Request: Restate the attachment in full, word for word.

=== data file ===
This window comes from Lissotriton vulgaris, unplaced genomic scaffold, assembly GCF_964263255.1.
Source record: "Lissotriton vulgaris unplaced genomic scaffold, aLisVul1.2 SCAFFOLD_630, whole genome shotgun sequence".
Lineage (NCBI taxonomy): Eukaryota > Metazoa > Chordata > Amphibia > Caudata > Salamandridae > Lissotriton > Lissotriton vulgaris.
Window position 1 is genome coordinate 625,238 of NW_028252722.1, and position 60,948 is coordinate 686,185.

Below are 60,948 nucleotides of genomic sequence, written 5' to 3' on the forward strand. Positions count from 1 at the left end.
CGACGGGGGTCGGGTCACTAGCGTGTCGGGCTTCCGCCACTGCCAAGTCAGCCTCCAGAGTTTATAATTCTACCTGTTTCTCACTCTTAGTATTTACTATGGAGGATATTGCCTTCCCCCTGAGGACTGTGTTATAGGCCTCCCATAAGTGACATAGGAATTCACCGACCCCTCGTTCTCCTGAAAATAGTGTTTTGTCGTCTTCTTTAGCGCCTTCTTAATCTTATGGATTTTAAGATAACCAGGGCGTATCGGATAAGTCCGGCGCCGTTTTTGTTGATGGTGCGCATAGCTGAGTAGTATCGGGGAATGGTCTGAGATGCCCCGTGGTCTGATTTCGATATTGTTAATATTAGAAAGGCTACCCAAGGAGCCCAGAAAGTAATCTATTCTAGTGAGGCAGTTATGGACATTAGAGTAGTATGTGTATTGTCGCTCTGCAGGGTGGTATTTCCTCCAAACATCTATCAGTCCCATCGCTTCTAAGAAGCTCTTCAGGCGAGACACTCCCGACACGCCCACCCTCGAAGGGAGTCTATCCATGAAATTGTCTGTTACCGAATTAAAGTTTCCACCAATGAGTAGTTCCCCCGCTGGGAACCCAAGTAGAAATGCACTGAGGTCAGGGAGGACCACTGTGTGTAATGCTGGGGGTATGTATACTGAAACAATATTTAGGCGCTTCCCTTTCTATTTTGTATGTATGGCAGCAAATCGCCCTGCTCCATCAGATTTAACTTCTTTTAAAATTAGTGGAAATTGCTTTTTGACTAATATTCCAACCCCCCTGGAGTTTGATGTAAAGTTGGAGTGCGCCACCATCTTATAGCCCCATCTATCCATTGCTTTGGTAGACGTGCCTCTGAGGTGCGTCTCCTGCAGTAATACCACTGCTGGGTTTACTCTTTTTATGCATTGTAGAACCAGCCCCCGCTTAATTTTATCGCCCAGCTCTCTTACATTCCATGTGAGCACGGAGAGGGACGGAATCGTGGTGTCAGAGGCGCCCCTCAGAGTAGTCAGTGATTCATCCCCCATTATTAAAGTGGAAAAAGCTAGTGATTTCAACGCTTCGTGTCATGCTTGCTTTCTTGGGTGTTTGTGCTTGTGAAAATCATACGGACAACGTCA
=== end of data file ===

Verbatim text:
This window comes from Lissotriton vulgaris, unplaced genomic scaffold, assembly GCF_964263255.1.
Source record: "Lissotriton vulgaris unplaced genomic scaffold, aLisVul1.2 SCAFFOLD_630, whole genome shotgun sequence".
Lineage (NCBI taxonomy): Eukaryota > Metazoa > Chordata > Amphibia > Caudata > Salamandridae > Lissotriton > Lissotriton vulgaris.
Window position 1 is genome coordinate 625,238 of NW_028252722.1, and position 60,948 is coordinate 686,185.

Below are 60,948 nucleotides of genomic sequence, written 5' to 3' on the forward strand. Positions count from 1 at the left end.
CGACGGGGGTCGGGTCACTAGCGTGTCGGGCTTCCGCCACTGCCAAGTCAGCCTCCAGAGTTTATAATTCTACCTGTTTCTCACTCTTAGTATTTACTATGGAGGATATTGCCTTCCCCCTGAGGACTGTGTTATAGGCCTCCCATAAGTGACATAGGAATTCACCGACCCCTCGTTCTCCTGAAAATAGTGTTTTGTCGTCTTCTTTAGCGCCTTCTTAATCTTATGGATTTTAAGATAACCAGGGCGTATCGGATAAGTCCGGCGCCGTTTTTGTTGATGGTGCGCATAGCTGAGTAGTATCGGGGAATGGTCTGAGATGCCCCGTGGTCTGATTTCGATATTGTTAATATTAGAAAGGCTACCCAAGGAGCCCAGAAAGTAATCTATTCTAGTGAGGCAGTTATGGACATTAGAGTAGTATGTGTATTGTCGCTCTGCAGGGTGGTATTTCCTCCAAACATCTATCAGTCCCATCGCTTCTAAGAAGCTCTTCAGGCGAGACACTCCCGACACGCCCACCCTCGAAGGGAGTCTATCCATGAAATTGTCTGTTACCGAATTAAAGTTTCCACCAATGAGTAGTTCCCCCGCTGGGAACCCAAGTAGAAATGCACTGAGGTCAGGGAGGACCACTGTGTGTAATGCTGGGGGTATGTATACTGAAACAATATTTAGGCGCTTCCCTTTCTATTTTGTATGTATGGCAGCAAATCGCCCTGCTCCATCAGATTTAACTTCTTTTAAAATTAGTGGAAATTGCTTTTTGACTAATATTCCAACCCCCCTGGAGTTTGATGTAAAGTTGGAGTGCGCCACCATCTTATAGCCCCATCTATCCATTGCTTTGGTAGACGTGCCTCTGAGGTGCGTCTCCTGCAGTAATACCACTGCTGGGTTTACTCTTTTTATGCATTGTAGAACCAGCCCCCGCTTAATTTTATCGCCCAGCTCTCTTACATTCCATGTGAGCACGGAGAGGGACGGAATCGTGGTGTCAGAGGCGCCCCTCAGAGTAGTCAGTGATTCATCCCCCATTATTAAAGTGGAAAAAGCTAGTGATTTCAACGCTTCGTGTCATGCTTGCTTTCTTGGGTGTTTGTGCTTGTGAAAATCATACGGACAACGTCA